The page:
Lewis is still fighting, he told a crowd Saturday during a march to commemorate the original demonstration 50 years ago.
“There are forces — there are people who want to take us back,” he said. “We cannot go back. We’ve come too far. We want to go forward.”
Lewis said he never thought 50 years later that some of the same issues would be back on the table.
“I thought we had completed the fight for the right to vote, the right to participate in the democratic process. I thought we were in a process of reforming the justice system. But when I see something like what the Supreme Court did, or what happened to Trayvon Martin, it tells me over and over again that we’re not there yet. We have not finished.”
You’ll get to hear Dr. King’s speech beaucoup times, today. And then it will be put away till the next annual event on television. You’ll get to hear John Lewis on the floor of Congress any day, every day. Because the miserable cowards, the bigots and racists of America haven’t gone away.
We shall overcome – but, only if we count first of all on our own selves, our own feet to do the marching, our voices to lift up in song. Yes, and those of us with a place in the digital world have a responsibility to speak up there, as well. Being social doesn’t mean you slack off on changing society for the better.
Linda Siegle and Liz Stefanics got the first license – Liz is a County Commissioner
Recognized as the leading political journalist in New Mexico, Steve Terrell posted this at his blog. An updated version will appear in the SANTA FE NEW MEXICAN, Saturday.
The floodgates have opened. Same-sex marriage has begun in Santa Fe.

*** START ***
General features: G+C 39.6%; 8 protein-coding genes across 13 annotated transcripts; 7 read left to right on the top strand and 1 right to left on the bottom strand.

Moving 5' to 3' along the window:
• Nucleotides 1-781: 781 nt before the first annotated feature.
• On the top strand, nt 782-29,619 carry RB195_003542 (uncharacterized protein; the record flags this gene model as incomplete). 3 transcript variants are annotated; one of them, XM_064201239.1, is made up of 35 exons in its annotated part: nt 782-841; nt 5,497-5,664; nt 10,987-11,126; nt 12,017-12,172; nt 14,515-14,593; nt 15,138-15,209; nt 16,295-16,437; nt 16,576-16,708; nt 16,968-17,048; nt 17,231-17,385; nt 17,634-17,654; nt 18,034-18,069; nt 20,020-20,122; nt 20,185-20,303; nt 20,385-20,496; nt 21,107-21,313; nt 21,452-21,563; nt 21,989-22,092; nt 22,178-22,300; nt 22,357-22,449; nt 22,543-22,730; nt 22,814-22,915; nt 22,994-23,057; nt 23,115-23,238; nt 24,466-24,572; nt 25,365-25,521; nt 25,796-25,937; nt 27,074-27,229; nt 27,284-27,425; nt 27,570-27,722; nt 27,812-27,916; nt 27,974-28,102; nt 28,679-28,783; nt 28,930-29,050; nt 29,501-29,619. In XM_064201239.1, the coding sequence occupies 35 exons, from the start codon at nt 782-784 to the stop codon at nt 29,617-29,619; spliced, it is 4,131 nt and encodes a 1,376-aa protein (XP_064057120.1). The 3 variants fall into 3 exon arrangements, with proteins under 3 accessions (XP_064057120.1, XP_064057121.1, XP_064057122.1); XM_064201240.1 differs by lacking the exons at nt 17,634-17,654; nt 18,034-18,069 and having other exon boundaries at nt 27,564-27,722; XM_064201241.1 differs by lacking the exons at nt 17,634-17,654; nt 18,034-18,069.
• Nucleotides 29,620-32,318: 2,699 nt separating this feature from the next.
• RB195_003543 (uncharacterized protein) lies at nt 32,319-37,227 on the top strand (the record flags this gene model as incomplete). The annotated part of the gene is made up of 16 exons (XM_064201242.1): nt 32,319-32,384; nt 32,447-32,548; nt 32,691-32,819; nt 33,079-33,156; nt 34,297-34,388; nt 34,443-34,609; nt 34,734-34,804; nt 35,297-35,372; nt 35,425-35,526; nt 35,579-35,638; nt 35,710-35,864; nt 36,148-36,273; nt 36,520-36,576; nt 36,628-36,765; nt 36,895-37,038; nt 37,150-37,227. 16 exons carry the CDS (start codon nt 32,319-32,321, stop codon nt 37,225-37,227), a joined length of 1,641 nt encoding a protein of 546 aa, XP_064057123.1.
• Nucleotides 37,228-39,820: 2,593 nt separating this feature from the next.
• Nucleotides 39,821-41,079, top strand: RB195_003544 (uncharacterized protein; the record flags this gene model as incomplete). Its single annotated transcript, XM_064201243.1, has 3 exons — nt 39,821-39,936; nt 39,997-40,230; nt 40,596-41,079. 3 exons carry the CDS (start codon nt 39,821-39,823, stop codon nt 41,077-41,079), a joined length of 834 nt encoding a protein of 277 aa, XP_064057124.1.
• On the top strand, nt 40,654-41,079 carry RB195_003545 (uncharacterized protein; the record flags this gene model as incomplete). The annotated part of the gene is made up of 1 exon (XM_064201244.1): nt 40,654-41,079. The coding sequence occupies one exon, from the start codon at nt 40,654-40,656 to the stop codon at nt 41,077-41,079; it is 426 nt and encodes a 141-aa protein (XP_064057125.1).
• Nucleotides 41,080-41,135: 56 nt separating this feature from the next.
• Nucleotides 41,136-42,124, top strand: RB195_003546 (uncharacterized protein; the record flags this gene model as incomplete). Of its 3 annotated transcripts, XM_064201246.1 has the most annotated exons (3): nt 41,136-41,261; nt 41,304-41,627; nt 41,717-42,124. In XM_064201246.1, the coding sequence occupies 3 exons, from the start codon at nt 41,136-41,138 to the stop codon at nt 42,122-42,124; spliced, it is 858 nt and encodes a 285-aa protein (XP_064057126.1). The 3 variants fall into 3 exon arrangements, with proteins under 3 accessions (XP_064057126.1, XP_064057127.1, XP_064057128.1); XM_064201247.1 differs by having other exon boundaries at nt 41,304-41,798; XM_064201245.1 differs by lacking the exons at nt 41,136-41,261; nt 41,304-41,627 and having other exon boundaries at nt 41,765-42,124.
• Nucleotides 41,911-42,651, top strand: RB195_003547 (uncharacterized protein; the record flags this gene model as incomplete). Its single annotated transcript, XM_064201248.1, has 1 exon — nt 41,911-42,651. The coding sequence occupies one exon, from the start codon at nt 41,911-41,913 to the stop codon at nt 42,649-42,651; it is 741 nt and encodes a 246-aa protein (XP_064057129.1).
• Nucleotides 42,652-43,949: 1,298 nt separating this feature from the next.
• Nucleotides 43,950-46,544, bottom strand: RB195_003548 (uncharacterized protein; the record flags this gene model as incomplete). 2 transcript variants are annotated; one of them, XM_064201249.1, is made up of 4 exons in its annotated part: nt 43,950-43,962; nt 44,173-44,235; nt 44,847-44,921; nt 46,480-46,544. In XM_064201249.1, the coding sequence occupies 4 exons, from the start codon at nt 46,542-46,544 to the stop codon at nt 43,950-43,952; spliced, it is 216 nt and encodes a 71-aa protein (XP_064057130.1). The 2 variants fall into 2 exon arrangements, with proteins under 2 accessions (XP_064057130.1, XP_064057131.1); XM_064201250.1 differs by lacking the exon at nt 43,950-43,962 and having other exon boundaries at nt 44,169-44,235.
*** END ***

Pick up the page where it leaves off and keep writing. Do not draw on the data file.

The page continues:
County Clerk Geraldine Salazar this afternoon began issuing marriage licenses to same-sex couples following an order from state District Judge Sarah Singleton that said Salazar should immediately start issuing the licenses or appear at a court hearing to show good cause why she shouldn’t.
There was almost a party atmosphere at the County Administration building as couples lined up to get marriage licenses — the first time in New Mexico in which the issuance of such licenses was backed up by a court order. Friends and loved ones hugged each other in the hallways while some of the couples decided to get married right away in the County Commission Chambers upstairs.
One person who wasn’t happy, however, was state Sen. Bill Sharer, R-Farmington, a long-time opponent of gay marriage. “This isn’t about marriage, it’s about who makes laws,” Sharer said in a telephone interview.
Shortly before 5 p.m. a staffer in the clerk’s office said 41 same-sex couples had been issued licenses. “And they’re still coming,” he said. The clerk’s office is staying open until 7 p.m. to handle the line of gay couples flocking in to get licenses…
The first couple to take advantage of the new licenses was County Commissioner Liz Stephanics and her partner of 23 years, Linda Siegle, who is a longtime lobbyist for gay rights as well as a member of the Santa Fe Community College board. They were married minutes later in the commission chambers by Santa Fe Probate Judge Mark Basham…
The next same-sex couple to receive a license were Alexander Hanna and Yon Hudson, a Santa Fe couple whose lawsuit prompted the order from Singleton. Both said they intend to wait on their wedding until family and friends from out of town can attend…
Another couple to get a license and get married Friday was Jen Roper and Angelique Neuman of Pojoaque. Earlier this week, Roper, who is suffering brain cancer, filed an emergency court request for a marriage license because of her deteriorating health. They got married at the Christus-St. Vincent Cancer Center, where Roper was being treated with chemo therapy…